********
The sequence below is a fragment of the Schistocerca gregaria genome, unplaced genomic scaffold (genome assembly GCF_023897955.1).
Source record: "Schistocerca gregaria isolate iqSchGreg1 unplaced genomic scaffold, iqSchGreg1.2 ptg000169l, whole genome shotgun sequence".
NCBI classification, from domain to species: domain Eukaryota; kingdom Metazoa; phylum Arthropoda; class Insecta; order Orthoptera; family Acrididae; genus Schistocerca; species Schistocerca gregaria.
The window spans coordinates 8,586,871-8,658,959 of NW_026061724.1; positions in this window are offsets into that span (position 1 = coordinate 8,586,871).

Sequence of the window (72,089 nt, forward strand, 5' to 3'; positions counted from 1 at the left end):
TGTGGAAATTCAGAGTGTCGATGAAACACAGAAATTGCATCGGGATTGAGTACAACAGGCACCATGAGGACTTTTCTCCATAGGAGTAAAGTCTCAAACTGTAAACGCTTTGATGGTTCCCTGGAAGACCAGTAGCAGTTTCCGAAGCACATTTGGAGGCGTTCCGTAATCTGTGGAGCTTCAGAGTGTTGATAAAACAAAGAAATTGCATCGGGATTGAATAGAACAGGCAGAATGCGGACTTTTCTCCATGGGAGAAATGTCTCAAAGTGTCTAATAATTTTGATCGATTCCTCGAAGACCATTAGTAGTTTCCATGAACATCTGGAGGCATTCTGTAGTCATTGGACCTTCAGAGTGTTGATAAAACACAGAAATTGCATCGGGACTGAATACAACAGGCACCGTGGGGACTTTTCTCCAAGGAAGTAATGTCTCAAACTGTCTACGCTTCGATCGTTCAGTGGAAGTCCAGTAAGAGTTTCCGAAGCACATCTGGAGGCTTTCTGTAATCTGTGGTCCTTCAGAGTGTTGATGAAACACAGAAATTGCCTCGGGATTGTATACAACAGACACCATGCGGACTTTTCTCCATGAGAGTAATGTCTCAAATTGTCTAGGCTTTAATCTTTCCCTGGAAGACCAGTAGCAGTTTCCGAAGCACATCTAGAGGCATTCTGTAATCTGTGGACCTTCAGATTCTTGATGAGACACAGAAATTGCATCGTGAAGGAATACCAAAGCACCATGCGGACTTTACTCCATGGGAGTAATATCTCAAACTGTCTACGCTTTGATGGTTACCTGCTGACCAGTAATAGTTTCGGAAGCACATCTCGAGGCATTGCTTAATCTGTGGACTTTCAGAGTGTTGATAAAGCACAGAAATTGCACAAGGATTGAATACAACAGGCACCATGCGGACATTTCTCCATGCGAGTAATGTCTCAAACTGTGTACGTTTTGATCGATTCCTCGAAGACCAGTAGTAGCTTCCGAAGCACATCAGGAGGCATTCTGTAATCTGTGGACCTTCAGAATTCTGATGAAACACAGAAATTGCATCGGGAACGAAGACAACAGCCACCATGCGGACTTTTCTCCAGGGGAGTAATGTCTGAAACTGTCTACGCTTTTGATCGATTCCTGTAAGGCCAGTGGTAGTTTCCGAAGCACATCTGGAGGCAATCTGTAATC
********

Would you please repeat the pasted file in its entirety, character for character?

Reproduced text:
The sequence below is a fragment of the Schistocerca gregaria genome, unplaced genomic scaffold (genome assembly GCF_023897955.1).
Source record: "Schistocerca gregaria isolate iqSchGreg1 unplaced genomic scaffold, iqSchGreg1.2 ptg000169l, whole genome shotgun sequence".
NCBI classification, from domain to species: domain Eukaryota; kingdom Metazoa; phylum Arthropoda; class Insecta; order Orthoptera; family Acrididae; genus Schistocerca; species Schistocerca gregaria.
The window spans coordinates 8,586,871-8,658,959 of NW_026061724.1; positions in this window are offsets into that span (position 1 = coordinate 8,586,871).

Sequence of the window (72,089 nt, forward strand, 5' to 3'; positions counted from 1 at the left end):
TGTGGAAATTCAGAGTGTCGATGAAACACAGAAATTGCATCGGGATTGAGTACAACAGGCACCATGAGGACTTTTCTCCATAGGAGTAAAGTCTCAAACTGTAAACGCTTTGATGGTTCCCTGGAAGACCAGTAGCAGTTTCCGAAGCACATTTGGAGGCGTTCCGTAATCTGTGGAGCTTCAGAGTGTTGATAAAACAAAGAAATTGCATCGGGATTGAATAGAACAGGCAGAATGCGGACTTTTCTCCATGGGAGAAATGTCTCAAAGTGTCTAATAATTTTGATCGATTCCTCGAAGACCATTAGTAGTTTCCATGAACATCTGGAGGCATTCTGTAGTCATTGGACCTTCAGAGTGTTGATAAAACACAGAAATTGCATCGGGACTGAATACAACAGGCACCGTGGGGACTTTTCTCCAAGGAAGTAATGTCTCAAACTGTCTACGCTTCGATCGTTCAGTGGAAGTCCAGTAAGAGTTTCCGAAGCACATCTGGAGGCTTTCTGTAATCTGTGGTCCTTCAGAGTGTTGATGAAACACAGAAATTGCCTCGGGATTGTATACAACAGACACCATGCGGACTTTTCTCCATGAGAGTAATGTCTCAAATTGTCTAGGCTTTAATCTTTCCCTGGAAGACCAGTAGCAGTTTCCGAAGCACATCTAGAGGCATTCTGTAATCTGTGGACCTTCAGATTCTTGATGAGACACAGAAATTGCATCGTGAAGGAATACCAAAGCACCATGCGGACTTTACTCCATGGGAGTAATATCTCAAACTGTCTACGCTTTGATGGTTACCTGCTGACCAGTAATAGTTTCGGAAGCACATCTCGAGGCATTGCTTAATCTGTGGACTTTCAGAGTGTTGATAAAGCACAGAAATTGCACAAGGATTGAATACAACAGGCACCATGCGGACATTTCTCCATGCGAGTAATGTCTCAAACTGTGTACGTTTTGATCGATTCCTCGAAGACCAGTAGTAGCTTCCGAAGCACATCAGGAGGCATTCTGTAATCTGTGGACCTTCAGAATTCTGATGAAACACAGAAATTGCATCGGGAACGAAGACAACAGCCACCATGCGGACTTTTCTCCAGGGGAGTAATGTCTGAAACTGTCTACGCTTTTGATCGATTCCTGTAAGGCCAGTGGTAGTTTCCGAAGCACATCTGGAGGCAATCTGTAATC